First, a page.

How to Set Up a USB Key to Install CentOS
Starting with CentOS 6.5 and 7.0 the preferred way to create a USB stick to use as install media is by using dd (example below).
Many recent systems, particularly netbooks and small notebooks, may not have a CD or DVD drive and a network install may be difficult, impractical, or impossible, depending on network connectivity and installer support for the available network hardware. This procedure allows a CentOS install without network connectivity and with no media other than a bootable USB device and the target system disk.
CentOS release 6 (6.5 or newer) and CentOS 7 and 8
Starting with CentOS 6.5, one can install from USB keys by simply transferring the desired ISO using dd.
For example, assuming your USB stick is seen as /dev/sdz (please double check what yours is, do not blindly assume /dev/sdz as you may overwrite something irretrievably):
dd if=CentOS-6.5-x86_64-bin-DVD1.iso of=/dev/sdz
You must write to the entire device and not a partition on it (so, /dev/sdz not /dev/sdz1)
When asked for the media to install from, select "hard disk" and then the device corresponding to the USB key.
Make sure you select as destination the device corresponding to the USB key (/dev/sdz in the above example) and not a partition (such as /dev/sdz1)
Exactly the same method works for CentOS 7. Moreover, the CentOS 7 installer image has a special partitioning which, as of July 2014, most Windows tools do NOT transfer correctly leading to undefined behaviour when booting from the USB key.
Applications known (2019) that do NOT work are: unetbootin, multibootusb and universal usb installler - do NOT use these. Also Rufus does not work correctly if the wrong options are chosen so the tool is best avoided.
- Confirmed as functioning correctly (2019) are:
If you are experiencing problems installing CentOS from a USB stick and you used a utility other than dd on linux or the 4 listed above as 'working', then recreate it with one known to work before you try anything else.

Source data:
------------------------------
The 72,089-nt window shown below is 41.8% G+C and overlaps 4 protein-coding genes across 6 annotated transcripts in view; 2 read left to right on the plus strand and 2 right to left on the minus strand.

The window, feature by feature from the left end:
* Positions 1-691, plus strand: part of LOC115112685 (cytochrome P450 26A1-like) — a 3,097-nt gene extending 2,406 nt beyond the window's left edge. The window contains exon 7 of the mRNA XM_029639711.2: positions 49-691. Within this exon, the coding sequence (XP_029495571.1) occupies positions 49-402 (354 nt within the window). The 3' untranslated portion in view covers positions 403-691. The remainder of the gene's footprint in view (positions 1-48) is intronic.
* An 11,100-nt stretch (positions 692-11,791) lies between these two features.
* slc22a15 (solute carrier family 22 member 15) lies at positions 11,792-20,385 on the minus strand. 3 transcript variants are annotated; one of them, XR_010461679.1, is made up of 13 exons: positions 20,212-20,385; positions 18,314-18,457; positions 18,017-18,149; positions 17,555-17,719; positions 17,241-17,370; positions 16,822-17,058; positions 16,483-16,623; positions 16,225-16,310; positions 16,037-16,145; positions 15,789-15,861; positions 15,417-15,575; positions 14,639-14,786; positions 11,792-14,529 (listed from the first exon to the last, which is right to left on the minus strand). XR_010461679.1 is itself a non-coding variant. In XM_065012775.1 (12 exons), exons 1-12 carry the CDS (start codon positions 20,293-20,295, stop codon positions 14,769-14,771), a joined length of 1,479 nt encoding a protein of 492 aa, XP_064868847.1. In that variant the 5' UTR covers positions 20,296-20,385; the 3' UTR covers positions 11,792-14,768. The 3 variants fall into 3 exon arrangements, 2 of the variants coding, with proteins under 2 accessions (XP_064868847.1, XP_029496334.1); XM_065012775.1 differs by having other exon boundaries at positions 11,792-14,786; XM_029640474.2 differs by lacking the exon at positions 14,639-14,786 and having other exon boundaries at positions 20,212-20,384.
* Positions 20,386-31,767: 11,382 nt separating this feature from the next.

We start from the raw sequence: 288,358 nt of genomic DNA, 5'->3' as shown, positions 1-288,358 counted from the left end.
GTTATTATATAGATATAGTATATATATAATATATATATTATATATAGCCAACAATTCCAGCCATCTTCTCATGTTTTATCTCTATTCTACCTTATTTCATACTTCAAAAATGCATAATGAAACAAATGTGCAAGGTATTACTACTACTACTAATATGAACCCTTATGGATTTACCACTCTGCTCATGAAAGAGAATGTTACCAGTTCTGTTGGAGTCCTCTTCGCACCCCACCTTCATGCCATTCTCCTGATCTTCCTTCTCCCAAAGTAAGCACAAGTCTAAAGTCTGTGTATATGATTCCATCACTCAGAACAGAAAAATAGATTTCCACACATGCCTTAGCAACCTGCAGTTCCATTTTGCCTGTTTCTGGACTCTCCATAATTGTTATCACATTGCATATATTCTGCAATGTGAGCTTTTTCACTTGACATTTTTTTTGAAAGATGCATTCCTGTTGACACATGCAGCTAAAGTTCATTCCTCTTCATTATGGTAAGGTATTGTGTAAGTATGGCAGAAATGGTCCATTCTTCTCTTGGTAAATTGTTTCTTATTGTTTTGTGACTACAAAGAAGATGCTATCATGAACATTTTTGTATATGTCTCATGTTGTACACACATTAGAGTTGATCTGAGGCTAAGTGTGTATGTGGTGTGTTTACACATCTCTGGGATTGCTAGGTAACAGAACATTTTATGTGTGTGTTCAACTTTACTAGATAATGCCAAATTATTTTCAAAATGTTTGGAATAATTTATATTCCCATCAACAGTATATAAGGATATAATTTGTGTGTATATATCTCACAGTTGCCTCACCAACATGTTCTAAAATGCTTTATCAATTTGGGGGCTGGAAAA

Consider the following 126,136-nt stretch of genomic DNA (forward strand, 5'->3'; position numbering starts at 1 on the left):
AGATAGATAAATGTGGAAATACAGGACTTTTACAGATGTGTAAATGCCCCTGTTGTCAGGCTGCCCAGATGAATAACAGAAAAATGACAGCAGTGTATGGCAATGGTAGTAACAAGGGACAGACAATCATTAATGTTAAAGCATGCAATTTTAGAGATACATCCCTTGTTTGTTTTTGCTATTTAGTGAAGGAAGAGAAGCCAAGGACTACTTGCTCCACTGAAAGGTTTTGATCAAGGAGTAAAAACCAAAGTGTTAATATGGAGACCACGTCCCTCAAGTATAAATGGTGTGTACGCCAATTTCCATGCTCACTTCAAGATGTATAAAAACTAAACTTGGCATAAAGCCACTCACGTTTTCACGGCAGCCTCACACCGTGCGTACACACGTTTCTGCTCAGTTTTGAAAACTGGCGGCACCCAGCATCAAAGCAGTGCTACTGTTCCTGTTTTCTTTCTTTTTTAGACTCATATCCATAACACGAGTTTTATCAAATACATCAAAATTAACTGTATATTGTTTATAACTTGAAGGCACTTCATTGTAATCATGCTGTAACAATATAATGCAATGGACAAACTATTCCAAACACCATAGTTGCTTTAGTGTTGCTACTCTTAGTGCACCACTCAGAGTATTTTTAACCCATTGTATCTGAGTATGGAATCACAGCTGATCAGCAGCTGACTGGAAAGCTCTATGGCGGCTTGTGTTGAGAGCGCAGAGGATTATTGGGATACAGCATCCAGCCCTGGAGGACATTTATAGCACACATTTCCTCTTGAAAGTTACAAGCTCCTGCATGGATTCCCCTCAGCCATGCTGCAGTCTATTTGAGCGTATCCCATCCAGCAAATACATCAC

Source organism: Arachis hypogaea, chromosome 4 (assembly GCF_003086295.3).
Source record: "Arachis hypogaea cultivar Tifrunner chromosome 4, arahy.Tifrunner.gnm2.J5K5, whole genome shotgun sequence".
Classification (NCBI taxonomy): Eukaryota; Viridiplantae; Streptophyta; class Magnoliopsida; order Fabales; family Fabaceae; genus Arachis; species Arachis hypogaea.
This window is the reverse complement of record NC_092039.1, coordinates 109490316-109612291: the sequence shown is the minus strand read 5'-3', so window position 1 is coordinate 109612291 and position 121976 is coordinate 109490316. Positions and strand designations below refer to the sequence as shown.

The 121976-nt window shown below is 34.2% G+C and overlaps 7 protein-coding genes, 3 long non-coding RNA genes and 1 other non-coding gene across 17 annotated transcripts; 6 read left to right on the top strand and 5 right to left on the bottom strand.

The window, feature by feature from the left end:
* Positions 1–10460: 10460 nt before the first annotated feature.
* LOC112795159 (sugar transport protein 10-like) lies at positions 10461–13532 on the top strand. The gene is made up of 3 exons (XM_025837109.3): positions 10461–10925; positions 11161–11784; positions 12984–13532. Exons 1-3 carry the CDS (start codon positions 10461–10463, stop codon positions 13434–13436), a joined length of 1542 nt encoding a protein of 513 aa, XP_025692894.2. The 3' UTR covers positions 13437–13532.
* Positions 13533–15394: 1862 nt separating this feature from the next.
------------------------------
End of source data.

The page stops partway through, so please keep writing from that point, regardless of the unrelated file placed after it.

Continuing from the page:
If using a version of Windows newer than 7, make sure you unmount the USB drive first (formatting it prior to launching the disk copier is one way to accomplish that), otherwise Windows might refuse to write on the stick, bailing out with the "can't write to drive" error message.
If using dd for Windows, run dd --list and look carefully at the list of NT Block Device Objects and use the one that looks like \\?\Device\Harddisk1\Partition0 where the description is something like Removable media other than floppy. Block size = 512. Be very careful about which output device you pick or you may overwrite something you did not intend to! On my machine I ran dd if=CentOS-7.0-1406-DVD.iso of=\\?\Device\Harddisk1\Partition0 - your device names and command may vary accordingly!
Previous versions of CentOS 6
The first thing you should do is ask yourself "What on earth am I doing, installing something that is more than 5 years old?". Beware that only the very latest CentOS releases are supported. We strongly advise you to not install anything but the latest minor release. Therefore the following methods should no longer be attempted unless you have a very very good reason to install an old and unsupported release.
An end user recommends the following approach for CentOS-6, using livecd-iso-to-disk from livecd-tools with DVD1. This has been tested with livecd-tools-13.4-1.el6 from EPEL. Thanks to forum user AndrewSerk for the recommendation in a forum post. See also the notation of a need for installation of qemu in this mailing list post.
Now removed as no-one should install CentOS versions older than 6.5
This page was created by PhilSchaffner. Other Wiki contributors with edit rights are invited to make corrections or additions.